Oral or Poster Presentation
Concurrent Session 2C - DOHaD
Introduction: Bisphenol-A (BPA) is a commonly used plasticizer detected in the urine of 93% of US adults and associated with metabolic and cardiovascular diseases. Amid growing consumer concern, manufacturers turned to Bisphenol-S (BPS); however, its safety was unknown before introduction to market and thus, exposure to BPS is on rise. Since bisphenols cross placenta, they are likely to impact fetal development. Our aim is to determine the impact of BPS exposure on developmental adipogenesis, a key developmental event that starts in utero.
Methods: Stromal vascular fraction (SVF) was isolated from inguinal subcutaneous adipose tissue of juvenile male C56BL/6 mice and cultured with preadipocyte growth medium. The cells were treated with vehicle or variable doses of BPS [2.5nM (levels in drinking water); 250nM (permissible limit); 25µM]. A subset of cells were co-treated with DNMT-inhibitor (5-Aza-2'-deoxycytidine) and Estrogen receptor (ER)-1 and 2 inhibitors MPP and PHTPP respectively. At 48-hours post-confluency (contact-inhibition), cells were incubated with differentiation medium. At day 4 and 7 of differentiation, Oil Red-O staining was used to measure lipid droplet formation and mRNA expression of adipogenic genes was determined.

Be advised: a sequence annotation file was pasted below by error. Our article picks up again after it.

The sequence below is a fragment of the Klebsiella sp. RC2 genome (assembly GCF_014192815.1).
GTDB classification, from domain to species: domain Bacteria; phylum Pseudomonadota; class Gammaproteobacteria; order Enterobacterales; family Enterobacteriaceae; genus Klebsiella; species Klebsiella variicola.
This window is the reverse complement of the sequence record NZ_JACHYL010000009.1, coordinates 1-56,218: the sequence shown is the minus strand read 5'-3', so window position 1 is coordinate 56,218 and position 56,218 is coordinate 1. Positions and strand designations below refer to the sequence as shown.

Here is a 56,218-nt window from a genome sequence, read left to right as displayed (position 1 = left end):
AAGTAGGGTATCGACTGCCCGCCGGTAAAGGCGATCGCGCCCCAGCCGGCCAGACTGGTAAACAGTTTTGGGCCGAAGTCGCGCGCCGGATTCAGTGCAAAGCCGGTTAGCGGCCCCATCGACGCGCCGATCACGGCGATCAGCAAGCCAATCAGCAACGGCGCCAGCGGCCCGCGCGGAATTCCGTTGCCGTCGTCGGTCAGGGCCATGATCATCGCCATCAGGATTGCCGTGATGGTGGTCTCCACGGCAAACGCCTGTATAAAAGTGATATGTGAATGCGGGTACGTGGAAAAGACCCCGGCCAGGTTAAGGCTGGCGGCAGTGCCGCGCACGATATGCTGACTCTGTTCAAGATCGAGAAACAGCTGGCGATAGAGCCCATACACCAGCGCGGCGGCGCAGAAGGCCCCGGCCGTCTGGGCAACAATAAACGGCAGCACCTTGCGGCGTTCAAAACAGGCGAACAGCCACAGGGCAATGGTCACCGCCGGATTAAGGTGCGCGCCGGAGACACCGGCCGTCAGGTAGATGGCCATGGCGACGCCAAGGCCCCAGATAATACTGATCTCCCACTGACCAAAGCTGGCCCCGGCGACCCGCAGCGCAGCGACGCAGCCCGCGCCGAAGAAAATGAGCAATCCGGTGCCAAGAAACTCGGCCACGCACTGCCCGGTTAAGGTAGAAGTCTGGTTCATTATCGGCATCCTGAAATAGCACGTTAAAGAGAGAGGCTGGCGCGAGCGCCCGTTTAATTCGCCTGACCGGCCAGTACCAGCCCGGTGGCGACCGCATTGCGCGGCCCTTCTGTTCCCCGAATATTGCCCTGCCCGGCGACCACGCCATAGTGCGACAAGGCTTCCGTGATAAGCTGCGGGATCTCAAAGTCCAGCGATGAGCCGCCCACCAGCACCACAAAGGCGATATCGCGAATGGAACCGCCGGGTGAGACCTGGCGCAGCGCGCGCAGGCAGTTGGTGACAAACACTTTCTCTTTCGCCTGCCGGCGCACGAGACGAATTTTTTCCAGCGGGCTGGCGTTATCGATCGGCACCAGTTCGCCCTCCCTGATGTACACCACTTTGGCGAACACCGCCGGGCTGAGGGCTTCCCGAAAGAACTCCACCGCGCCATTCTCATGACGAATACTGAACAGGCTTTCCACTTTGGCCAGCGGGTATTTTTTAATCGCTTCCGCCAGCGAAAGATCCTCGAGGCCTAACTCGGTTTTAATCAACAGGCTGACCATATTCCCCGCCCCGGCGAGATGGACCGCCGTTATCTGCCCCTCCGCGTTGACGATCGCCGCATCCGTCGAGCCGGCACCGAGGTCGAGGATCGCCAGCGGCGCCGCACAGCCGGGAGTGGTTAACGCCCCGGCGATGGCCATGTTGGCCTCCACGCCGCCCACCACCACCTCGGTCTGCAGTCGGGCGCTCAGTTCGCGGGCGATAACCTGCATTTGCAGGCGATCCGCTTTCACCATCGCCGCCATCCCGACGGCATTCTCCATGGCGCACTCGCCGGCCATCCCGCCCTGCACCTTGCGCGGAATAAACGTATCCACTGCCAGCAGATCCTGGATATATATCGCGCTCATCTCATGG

Results: At day 4 and day 7 of differentiation, lipid droplet formation, was increased in BPS-treated cells (p<0.001). BPS-induced pro-adipogenic response was biphasic with attenuated adipogenesis at highest dose. Expression levels of adipogenic mediators (PPAR-γ, SCD-1, GLUT-4 and SREBP-1) in differentiated cells and DNMT-3a and ZFP-423 (early adipogenic marker) in undifferentiated cells at contact-inhibition, were significantly higher in BPS treated cells (p<0.05). BPS-induced adipogenesis was abolished following DNMT-inhibitor treatment (p<0.001). ER-1 attenuated adipogenesis at later stages of differentiation.
Conclusion: Adipogenic potential is enhanced in preadipocytes exposed to BPS at doses lower than permissible limit and is regulated by DNA methylation. Studies are underway to determine the effect of maternal BPS exposure on developmental adipogenesis and explore DNA methylation as a potential mediator.